The most fascinating projects for me were ones that my colleagues didn’t always “get”. I became the bridge for the creative into the military.

“We have a request for a poet who wants to visit - anyone willing to take it up?” so began three days working with Sir Andrew Motion, former Poet Laureate. It is a privilege to work with masters in their field, to watch them at work so closely and to know that I have played a small part in the final product.

I always admired the Magnum photographers, it had been my dream to be a part of their group. Assisting Martin Parr was probably the closest I will ever come to that but I was privileged to have what could be considered one-to-one masterclasses as he photographed for his exhibition We Love Britain, Sprengel Museum 2014.

The creative sector is a wonderful space. All can thrive there when the ability to think differently, work collaboratively and take on challenging issues come together. That has been what’s happened with [email protected]

Each year since 2017 the Army has created its own Edinburgh Fringe venue presenting high quality productions and exhibitions that address all sorts of challenging issues that face the Army and wider society.

My exhibition Not Just a Wife was part of [email protected] 2018, so I know what it’s like to build a project from scratch to be ready for the public. And I know what it is to be a soldier. This combination, the “creative soldier”, may not be what is envisaged when you think of someone in the military but it has been ideal for me.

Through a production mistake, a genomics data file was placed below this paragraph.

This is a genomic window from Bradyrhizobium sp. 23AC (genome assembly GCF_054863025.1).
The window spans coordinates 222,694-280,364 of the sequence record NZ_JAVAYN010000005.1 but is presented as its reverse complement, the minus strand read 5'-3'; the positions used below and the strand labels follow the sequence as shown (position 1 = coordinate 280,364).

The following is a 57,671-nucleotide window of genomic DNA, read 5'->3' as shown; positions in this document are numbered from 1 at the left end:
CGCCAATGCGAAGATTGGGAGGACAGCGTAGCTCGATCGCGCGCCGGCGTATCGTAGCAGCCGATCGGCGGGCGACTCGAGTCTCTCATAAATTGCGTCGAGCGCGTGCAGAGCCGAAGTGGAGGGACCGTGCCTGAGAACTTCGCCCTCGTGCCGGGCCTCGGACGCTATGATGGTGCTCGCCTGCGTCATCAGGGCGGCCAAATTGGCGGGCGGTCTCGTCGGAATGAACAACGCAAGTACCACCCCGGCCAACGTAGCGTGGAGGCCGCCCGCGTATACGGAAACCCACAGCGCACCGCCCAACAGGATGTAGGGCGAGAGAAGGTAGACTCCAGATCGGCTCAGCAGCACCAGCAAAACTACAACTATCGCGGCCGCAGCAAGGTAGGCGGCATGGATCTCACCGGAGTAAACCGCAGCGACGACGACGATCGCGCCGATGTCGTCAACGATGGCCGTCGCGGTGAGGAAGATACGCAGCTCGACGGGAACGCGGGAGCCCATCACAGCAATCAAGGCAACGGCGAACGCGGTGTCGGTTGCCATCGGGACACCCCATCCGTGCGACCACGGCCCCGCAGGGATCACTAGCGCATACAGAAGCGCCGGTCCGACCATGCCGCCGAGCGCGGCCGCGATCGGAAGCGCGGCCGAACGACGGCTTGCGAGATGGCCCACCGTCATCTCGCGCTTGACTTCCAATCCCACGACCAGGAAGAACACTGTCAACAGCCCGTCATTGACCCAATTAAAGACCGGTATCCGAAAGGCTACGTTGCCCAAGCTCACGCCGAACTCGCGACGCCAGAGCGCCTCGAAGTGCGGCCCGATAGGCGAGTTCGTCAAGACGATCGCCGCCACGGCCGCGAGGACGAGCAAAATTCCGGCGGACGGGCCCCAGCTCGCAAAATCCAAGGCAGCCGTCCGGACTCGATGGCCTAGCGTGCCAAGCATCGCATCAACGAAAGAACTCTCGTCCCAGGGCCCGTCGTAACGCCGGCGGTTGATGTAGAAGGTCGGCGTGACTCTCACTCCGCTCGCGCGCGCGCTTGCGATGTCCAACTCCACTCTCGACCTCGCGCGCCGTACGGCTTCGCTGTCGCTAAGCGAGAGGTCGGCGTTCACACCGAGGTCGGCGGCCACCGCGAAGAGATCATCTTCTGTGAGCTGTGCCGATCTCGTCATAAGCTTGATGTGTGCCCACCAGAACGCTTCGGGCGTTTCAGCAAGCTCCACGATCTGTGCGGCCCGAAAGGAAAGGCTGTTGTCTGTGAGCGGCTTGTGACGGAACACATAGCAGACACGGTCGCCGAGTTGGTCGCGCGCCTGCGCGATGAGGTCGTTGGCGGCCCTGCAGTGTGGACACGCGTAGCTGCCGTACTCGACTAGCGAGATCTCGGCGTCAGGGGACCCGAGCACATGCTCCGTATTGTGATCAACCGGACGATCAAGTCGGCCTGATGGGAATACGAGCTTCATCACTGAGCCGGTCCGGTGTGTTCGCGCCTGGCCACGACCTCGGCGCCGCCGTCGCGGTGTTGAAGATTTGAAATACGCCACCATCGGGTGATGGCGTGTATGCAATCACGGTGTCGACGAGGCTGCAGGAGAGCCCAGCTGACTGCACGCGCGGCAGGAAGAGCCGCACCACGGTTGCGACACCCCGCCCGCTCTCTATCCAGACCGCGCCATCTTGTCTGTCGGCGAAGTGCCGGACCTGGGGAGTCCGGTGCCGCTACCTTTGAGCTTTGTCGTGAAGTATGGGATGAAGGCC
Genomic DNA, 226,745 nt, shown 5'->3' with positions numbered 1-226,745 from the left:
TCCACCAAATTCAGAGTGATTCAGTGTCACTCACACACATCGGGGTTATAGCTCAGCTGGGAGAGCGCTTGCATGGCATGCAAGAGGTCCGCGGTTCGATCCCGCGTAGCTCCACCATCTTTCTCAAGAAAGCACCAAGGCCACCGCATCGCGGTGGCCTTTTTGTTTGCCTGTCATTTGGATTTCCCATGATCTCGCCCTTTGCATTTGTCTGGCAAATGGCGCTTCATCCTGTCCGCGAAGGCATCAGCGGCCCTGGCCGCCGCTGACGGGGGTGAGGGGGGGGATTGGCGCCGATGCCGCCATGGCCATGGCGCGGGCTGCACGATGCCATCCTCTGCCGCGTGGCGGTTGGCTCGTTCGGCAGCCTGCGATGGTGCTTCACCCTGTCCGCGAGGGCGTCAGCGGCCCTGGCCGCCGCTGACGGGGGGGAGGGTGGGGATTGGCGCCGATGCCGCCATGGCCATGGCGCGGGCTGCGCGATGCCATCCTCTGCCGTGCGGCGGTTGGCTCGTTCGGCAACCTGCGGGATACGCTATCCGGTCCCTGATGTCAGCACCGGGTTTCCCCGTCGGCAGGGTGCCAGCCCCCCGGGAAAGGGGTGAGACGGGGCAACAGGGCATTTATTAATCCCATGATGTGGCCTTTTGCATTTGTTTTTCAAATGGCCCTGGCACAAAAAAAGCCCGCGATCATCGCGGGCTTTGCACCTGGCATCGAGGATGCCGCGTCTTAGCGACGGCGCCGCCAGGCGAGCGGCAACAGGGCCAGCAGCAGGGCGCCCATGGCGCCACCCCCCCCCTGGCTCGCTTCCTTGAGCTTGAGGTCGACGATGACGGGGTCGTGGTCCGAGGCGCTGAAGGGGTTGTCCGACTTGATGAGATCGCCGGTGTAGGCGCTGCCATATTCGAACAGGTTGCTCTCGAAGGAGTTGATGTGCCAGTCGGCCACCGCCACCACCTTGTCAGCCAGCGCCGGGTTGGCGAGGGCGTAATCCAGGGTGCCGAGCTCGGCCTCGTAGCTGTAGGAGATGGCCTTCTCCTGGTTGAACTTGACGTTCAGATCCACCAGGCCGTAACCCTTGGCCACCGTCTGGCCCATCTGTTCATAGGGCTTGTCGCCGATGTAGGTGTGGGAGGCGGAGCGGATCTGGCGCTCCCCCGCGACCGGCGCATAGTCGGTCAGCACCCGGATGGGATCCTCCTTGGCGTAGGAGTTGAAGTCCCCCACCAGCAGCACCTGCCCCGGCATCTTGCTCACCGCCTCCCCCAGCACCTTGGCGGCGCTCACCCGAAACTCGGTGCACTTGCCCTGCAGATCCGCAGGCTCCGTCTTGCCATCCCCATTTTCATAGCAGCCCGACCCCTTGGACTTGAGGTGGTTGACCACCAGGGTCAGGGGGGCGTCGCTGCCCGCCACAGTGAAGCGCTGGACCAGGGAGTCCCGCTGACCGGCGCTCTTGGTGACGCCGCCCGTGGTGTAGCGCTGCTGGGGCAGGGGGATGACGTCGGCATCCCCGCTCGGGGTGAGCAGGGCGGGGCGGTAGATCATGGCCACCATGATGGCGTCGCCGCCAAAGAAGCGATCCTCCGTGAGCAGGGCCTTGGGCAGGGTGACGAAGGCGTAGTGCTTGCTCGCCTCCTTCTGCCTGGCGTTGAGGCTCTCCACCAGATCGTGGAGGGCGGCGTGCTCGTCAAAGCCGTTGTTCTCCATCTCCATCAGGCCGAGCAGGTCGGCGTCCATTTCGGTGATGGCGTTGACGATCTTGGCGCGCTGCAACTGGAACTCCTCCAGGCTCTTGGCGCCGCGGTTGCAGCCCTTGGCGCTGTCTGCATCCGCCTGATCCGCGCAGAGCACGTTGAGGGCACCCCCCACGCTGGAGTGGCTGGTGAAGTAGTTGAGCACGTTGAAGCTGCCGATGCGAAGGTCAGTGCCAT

It came into its own when Covid-19 arrived and we were 85% of the way into plans and preparations for [email protected] Artists nationally and internationally were busy preparing productions to – investing huge amounts of time and energy in realising their visions. And everything collapsed. The physical Fringe had to be cancelled.

At that point our team had a total rethink and I sent out a video message to all the artists we were involved with to say: “We will do something, please bear with us.”

We regrouped, responded to the rapidly changing situation, and the idea of an online [email protected] was born. And it’s a project that is very personal for me. I know what it is like to face an uncertain future, to be in a position where life looks bleak. Having brought together artists for our venue I did not want to let them down.

The programme is one that I am very excited about. It offers more than 40 free films, live-from-home performances, workshops, rehearsed readings and discussions from 10-30 August. And, for the first time, artists from within the Army will be showcasing their talents.

As creatives we are one community, some of us wear a uniform but we are all people who have been given a talent that can make us a living but sometimes the path is not as straight as we think it should be. · Find out more and book places at www.armyatthefringe.org